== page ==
As the colonial crisis worsened, Connecticut appointed Sherman in 1774 to serve in the Continental Congress. In June of 1776, Sherman was selected to serve on the Committee of Five that would draft and present the Declaration of Independence to the Continental Congress (Hall, 53-56). While Jefferson often receives all of the credit for the inspiration and ideas that went into the Declaration, perhaps Sherman deserves more credit given his role in drafting Connecticut’s List of Grievances eleven years earlier.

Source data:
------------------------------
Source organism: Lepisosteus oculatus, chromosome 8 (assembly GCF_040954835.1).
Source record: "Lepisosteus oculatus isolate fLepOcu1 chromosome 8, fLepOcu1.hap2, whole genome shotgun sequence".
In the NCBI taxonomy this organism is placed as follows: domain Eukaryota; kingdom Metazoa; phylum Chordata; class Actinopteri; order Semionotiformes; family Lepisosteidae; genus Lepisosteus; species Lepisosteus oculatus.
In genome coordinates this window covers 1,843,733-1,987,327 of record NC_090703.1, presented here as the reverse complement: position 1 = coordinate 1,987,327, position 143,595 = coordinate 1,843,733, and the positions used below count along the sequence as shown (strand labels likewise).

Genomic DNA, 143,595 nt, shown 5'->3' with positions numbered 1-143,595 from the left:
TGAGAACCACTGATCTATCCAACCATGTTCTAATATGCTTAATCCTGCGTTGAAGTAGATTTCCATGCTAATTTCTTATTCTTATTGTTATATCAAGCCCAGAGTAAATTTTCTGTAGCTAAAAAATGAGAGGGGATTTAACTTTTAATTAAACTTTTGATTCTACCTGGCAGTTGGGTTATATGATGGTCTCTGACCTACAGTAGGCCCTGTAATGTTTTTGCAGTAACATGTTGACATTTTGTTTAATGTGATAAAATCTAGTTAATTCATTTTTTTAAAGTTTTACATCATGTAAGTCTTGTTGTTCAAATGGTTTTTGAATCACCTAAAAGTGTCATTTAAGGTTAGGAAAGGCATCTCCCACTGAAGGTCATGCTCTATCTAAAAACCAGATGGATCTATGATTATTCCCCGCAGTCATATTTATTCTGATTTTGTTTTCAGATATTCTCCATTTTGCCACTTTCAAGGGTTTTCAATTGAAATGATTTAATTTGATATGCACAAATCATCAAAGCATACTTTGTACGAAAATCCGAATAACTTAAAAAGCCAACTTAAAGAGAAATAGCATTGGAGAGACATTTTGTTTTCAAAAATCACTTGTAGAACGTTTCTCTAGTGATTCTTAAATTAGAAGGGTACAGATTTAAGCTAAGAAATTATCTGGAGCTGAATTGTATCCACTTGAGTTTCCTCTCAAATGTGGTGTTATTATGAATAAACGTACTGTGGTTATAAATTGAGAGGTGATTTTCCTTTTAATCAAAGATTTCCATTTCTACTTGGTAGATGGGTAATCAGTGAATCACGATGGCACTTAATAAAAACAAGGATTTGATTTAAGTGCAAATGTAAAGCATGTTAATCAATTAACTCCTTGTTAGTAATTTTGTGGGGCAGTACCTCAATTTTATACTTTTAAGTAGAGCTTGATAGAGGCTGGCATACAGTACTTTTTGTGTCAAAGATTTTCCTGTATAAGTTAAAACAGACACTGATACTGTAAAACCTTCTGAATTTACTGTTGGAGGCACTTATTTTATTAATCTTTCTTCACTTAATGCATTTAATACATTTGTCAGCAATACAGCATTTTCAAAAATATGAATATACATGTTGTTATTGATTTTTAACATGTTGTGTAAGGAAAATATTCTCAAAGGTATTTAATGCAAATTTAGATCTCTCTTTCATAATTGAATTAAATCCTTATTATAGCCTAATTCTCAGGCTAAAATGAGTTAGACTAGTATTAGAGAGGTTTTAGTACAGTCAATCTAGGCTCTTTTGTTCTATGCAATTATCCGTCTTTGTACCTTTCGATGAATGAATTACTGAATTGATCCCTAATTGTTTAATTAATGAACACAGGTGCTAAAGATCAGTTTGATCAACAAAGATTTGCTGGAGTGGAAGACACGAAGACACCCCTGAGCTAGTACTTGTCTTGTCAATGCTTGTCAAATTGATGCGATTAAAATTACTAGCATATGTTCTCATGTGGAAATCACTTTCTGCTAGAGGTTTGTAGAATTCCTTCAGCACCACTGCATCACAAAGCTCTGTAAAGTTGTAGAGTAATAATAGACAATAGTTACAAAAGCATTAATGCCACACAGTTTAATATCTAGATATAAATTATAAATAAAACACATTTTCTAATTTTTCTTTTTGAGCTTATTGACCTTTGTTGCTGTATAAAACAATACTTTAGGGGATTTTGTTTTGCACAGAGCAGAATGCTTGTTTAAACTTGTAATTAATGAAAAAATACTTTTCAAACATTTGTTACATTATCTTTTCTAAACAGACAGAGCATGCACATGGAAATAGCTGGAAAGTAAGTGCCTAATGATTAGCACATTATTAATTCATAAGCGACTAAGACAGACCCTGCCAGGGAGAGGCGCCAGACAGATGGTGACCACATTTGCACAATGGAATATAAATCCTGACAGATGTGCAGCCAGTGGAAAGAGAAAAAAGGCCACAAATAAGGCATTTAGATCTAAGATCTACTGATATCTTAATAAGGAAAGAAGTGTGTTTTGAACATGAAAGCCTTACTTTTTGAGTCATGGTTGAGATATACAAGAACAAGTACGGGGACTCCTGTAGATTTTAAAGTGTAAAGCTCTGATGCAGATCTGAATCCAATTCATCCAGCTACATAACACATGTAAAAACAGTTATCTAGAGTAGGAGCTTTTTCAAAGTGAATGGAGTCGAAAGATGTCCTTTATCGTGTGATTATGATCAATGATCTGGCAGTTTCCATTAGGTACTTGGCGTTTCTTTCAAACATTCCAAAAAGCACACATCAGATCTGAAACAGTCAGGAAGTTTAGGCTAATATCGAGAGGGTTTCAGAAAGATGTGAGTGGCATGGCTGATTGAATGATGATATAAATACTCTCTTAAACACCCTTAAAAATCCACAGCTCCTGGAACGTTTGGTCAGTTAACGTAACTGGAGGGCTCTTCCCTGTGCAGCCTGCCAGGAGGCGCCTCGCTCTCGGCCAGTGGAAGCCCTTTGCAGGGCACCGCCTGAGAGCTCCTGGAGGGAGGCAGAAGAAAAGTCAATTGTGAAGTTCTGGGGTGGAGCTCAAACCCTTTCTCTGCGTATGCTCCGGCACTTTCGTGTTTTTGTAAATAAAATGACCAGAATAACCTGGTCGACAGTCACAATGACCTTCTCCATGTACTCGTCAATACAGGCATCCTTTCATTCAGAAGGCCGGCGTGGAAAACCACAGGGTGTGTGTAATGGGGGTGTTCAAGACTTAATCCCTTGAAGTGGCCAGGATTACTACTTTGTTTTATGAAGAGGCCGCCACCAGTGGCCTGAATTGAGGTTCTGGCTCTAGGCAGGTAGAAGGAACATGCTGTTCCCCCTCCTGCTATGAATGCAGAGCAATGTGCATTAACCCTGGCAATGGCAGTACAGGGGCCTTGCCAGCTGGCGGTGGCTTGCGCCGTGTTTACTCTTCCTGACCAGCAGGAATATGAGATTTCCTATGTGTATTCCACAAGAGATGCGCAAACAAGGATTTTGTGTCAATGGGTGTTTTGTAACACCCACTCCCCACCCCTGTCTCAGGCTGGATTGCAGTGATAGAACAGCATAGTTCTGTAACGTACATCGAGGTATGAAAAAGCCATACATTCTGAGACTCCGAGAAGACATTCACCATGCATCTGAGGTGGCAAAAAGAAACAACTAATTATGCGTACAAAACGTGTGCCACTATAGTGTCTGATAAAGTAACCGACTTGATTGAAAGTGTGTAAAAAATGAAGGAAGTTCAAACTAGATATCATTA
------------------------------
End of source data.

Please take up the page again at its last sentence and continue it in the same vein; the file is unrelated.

In addition to Sherman’s previous accomplishments, his greatest contribution to the founding of the country was his ability to shape the Constitution into a document that promotes federalism, the sharing of power between the state and federal governments. In the years leading up to 1787, Sherman believed that a new Constitution would be unnecessary, and he only wanted to amend the Articles of Confederation. However, once at the Constitutional Convention, he realized the necessity of complete reform and worked diligently to craft a perfect document. Sherman wished to ensure that states did not lose too much power under the new Constitution. When delegates from the large and small states could not agree on the way to allocate representatives in the legislative branch, Sherman proposed a compromise that would allocate representatives in one house of Congress by population and in the other, the Senate, equally among the states (Hall, 92-96). Sherman was also able to convince the delegates to require the state legislatures to appoint the Senators, instead of the people. The desired results of these two proposals would be increased power for the states in the federal government and the ability of the Senate to remain disinterested by making Senators accountable to the states, not the popular whims of the people (Fiske, 282-284).